Heart on a Red Sleeve by
50
(85 Stories)

Prompted By Customer Service

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My story begins at the end of a harrowing week, the week my 81 year old father died. His kind heart, the one he always wore on his sleeve, finally gave out. He had warned me in so many words: you never have as much time as you think you do. He died on a Sunday morning in April.

I’d just returned home after having coffee with friends. Over my usual café au lait and bagel, I had told them that my father was tired, he was done, he was living a life he no longer loved. Good friends, they had listened and sympathized.

As soon as I got in the door, my teen-age son greeted me with a face I’d seen before–when he was about to complain of a stomach ache on a school day. “What is it?” I asked him, thinking: he has a rehearsal today and he can’t miss it, even with a headache or a stomach ache. In our family, with a long involvement in theater, the show must go on. He swallowed hard and finally said, “It’s…your sister called.” And then: “Papa Sam died this morning.” I burst into tears and held onto my son. And then I reached for the phone and called my mom. My husband came home moments later and found me sobbing into the phone.

Tradition dictated that the burial happen quickly. We settled on date, place and time. We wrote the obituary. We planned for food. All the arrangements got locked into place. Finally, we had to think about what to wear. I would be speaking at the service, and wanted to look nice. And so I ended up driving to the shopping mall with no ideas about what to look for and no real desire to be there.

It was destined to be one of those bad shopping days. Nothing fit, the colors were wrong, everything was too young, too old, too not-right. The racks in all the usual good luck places were out of magic. No marked-down sale items on hangers calling my name as I walked by. I remained unmoved by their fall from retail grace. Maybe I just wasn’t under the usual spell of enchantment, oblivious to the charms of the pianist gliding her fingers over the keyboard as she played  show tunes and standards designed to make shoppers reach eagerly for their credit cards, trance-like, at the counters throughout the cavernous store. Shopping at Nordstrom was usually a happy time, but not that day.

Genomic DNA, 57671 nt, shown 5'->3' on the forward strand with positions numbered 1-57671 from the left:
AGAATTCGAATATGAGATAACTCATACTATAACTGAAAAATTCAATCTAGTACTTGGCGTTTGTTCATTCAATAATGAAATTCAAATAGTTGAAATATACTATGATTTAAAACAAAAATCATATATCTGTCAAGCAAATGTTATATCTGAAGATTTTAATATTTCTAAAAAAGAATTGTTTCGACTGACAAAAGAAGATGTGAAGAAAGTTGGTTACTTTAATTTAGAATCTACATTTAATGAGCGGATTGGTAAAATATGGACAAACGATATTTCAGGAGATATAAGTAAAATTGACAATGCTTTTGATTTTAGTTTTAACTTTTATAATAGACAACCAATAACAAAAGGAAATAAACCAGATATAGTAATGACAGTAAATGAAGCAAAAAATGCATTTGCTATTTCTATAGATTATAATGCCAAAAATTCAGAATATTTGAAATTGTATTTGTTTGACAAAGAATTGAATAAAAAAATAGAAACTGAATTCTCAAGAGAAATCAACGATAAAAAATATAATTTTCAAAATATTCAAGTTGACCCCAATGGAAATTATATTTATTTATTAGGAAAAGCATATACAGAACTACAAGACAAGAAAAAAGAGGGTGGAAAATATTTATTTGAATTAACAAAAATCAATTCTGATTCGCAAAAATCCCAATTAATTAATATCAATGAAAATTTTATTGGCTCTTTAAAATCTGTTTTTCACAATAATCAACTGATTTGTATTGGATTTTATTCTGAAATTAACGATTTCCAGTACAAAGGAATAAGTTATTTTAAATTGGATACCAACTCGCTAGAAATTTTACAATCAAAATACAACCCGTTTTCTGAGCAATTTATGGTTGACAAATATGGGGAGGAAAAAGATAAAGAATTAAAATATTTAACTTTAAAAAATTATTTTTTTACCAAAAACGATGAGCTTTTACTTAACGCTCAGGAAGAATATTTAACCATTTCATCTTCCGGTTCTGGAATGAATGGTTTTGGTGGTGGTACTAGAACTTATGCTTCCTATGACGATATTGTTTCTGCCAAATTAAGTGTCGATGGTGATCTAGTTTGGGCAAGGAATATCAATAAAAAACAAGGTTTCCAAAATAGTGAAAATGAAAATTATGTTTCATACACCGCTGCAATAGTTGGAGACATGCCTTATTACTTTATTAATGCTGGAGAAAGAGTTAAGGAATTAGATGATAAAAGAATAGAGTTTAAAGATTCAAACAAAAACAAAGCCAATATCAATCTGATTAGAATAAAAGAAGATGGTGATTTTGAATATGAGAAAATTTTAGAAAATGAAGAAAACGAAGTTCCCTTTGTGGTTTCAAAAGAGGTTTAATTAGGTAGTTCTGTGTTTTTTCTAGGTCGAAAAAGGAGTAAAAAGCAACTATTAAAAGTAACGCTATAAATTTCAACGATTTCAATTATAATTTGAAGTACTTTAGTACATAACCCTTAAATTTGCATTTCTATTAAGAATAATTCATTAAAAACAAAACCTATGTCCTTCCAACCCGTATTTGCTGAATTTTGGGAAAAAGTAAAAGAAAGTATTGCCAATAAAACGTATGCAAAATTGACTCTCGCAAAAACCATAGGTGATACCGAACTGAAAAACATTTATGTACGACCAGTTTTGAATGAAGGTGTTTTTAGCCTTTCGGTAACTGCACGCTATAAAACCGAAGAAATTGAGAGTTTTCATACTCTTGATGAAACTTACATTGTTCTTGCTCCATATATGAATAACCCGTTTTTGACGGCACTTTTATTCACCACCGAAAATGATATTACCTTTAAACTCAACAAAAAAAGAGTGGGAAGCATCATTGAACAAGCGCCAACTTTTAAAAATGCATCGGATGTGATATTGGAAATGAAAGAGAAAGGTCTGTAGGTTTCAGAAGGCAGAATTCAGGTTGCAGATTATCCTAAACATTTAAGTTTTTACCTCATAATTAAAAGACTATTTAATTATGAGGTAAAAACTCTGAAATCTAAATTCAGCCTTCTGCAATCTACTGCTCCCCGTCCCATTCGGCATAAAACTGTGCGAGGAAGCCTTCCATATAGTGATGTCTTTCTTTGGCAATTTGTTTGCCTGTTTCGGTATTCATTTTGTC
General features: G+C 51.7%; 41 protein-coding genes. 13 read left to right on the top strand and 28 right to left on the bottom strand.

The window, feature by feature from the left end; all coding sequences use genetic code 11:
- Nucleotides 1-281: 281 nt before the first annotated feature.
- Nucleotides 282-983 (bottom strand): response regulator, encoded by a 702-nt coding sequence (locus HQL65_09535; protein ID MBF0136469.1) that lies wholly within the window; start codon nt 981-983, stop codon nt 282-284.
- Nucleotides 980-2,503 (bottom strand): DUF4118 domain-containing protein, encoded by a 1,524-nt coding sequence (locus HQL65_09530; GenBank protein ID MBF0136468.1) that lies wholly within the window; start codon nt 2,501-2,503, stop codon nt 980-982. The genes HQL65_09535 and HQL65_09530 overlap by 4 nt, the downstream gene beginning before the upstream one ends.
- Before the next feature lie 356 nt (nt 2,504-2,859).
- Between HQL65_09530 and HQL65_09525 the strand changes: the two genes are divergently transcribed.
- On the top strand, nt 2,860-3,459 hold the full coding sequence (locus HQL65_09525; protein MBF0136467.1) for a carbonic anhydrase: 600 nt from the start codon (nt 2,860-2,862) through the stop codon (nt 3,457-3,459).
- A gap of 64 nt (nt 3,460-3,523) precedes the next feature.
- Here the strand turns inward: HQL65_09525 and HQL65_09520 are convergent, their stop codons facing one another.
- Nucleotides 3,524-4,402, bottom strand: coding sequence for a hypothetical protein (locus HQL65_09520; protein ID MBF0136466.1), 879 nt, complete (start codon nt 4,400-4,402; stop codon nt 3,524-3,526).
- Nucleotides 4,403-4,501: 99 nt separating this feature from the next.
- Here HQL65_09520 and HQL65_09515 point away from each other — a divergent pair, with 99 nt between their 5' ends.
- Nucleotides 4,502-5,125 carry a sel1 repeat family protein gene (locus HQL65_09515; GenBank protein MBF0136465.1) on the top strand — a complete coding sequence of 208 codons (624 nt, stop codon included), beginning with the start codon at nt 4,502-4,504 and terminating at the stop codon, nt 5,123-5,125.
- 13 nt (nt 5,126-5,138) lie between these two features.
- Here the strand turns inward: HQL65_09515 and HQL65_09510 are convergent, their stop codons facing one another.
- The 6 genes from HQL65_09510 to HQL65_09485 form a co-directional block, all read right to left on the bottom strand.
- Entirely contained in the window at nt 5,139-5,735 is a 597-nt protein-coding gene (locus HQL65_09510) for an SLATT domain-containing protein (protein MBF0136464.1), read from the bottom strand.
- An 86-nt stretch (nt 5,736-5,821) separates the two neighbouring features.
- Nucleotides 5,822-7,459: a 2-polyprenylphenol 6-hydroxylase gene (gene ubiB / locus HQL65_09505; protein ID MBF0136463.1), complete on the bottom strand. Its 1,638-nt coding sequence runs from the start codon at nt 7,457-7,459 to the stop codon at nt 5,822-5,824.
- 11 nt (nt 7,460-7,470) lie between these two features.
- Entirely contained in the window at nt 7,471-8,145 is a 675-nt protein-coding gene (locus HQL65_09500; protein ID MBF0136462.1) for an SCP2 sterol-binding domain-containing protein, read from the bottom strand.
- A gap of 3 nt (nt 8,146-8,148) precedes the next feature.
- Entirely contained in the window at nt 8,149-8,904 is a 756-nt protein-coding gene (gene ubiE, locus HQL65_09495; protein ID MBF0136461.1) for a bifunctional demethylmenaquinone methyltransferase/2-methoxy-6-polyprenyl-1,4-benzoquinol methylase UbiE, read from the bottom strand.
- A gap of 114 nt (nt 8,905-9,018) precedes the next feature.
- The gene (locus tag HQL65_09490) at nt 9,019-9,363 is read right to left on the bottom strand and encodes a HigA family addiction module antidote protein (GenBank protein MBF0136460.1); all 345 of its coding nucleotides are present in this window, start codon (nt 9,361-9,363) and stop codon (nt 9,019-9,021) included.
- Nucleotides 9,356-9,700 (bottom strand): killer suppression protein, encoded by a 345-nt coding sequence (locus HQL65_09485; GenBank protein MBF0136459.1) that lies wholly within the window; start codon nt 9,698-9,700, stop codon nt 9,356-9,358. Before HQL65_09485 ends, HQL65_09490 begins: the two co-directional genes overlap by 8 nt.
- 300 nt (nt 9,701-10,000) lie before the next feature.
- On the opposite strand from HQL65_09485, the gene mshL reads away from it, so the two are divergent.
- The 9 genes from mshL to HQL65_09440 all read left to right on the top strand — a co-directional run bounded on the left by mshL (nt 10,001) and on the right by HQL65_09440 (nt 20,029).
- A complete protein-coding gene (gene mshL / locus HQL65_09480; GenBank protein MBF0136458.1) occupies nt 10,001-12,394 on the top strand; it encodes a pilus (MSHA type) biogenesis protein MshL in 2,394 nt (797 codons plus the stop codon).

Halfheartedly running my hands along fabrics in spring colors, occasionally taking a hanger off a rack and putting it back — this was worse than I anticipated. What was I doing there anyway? Was shopping the best thing I could think of to do right then? What did that say about me?

I was drawn toward something. It was a red jacket, a blazer. The color was more of a  sedate scarlet than a perky cherry red; it had a quiet dignity that didn’t scream “red” so much as say it:  I’m red. Don’t make a fuss.

As if on a blind date with someone I had doubts about already, I walked back to the dressing room with the jacket, certain to be let down. I tried it on, while trying not to look at myself above the collar. I knew the harsh lighting would highlight the dark circles under my eyes, my washed-out skin and dull hair. As I looked in the three-way mirror, I decided that the jacket would do, but the sleeves were several inches too long. I had spotted the sign on the way into the dressing rooms that designated a day too far in the future for alterations on purchases made that day. It was not to be, this red jacket. Then Esther, the sales person who had brightly offered to help me, peeked into my dressing room and cocked her head.

“We can have those sleeves taken up and have it ready for you in a couple of days.”

“No,” I told her, shaking my head slowly. “I need it for tomorrow.”  I took one more glance in the mirror, and then began to take the jacket off.

She looked at me, thought for a moment, and asked, “Can you find something to do for about an hour? We can have it ready for you then. I’ll be at lunch, but someone else will keep an eye out for you.”

I nodded, mumbled my thanks, and waited for the seamstress to come in, still avoiding my reflection.  How could Esther have known what I wanted the red jacket for? Did she read it in my face? I didn’t think to ask. A short woman with a pincushion on her wrist entered the dressing room moments later, quickly pinned up my sleeves, then gestured for me to go as I shrugged out of the jacket.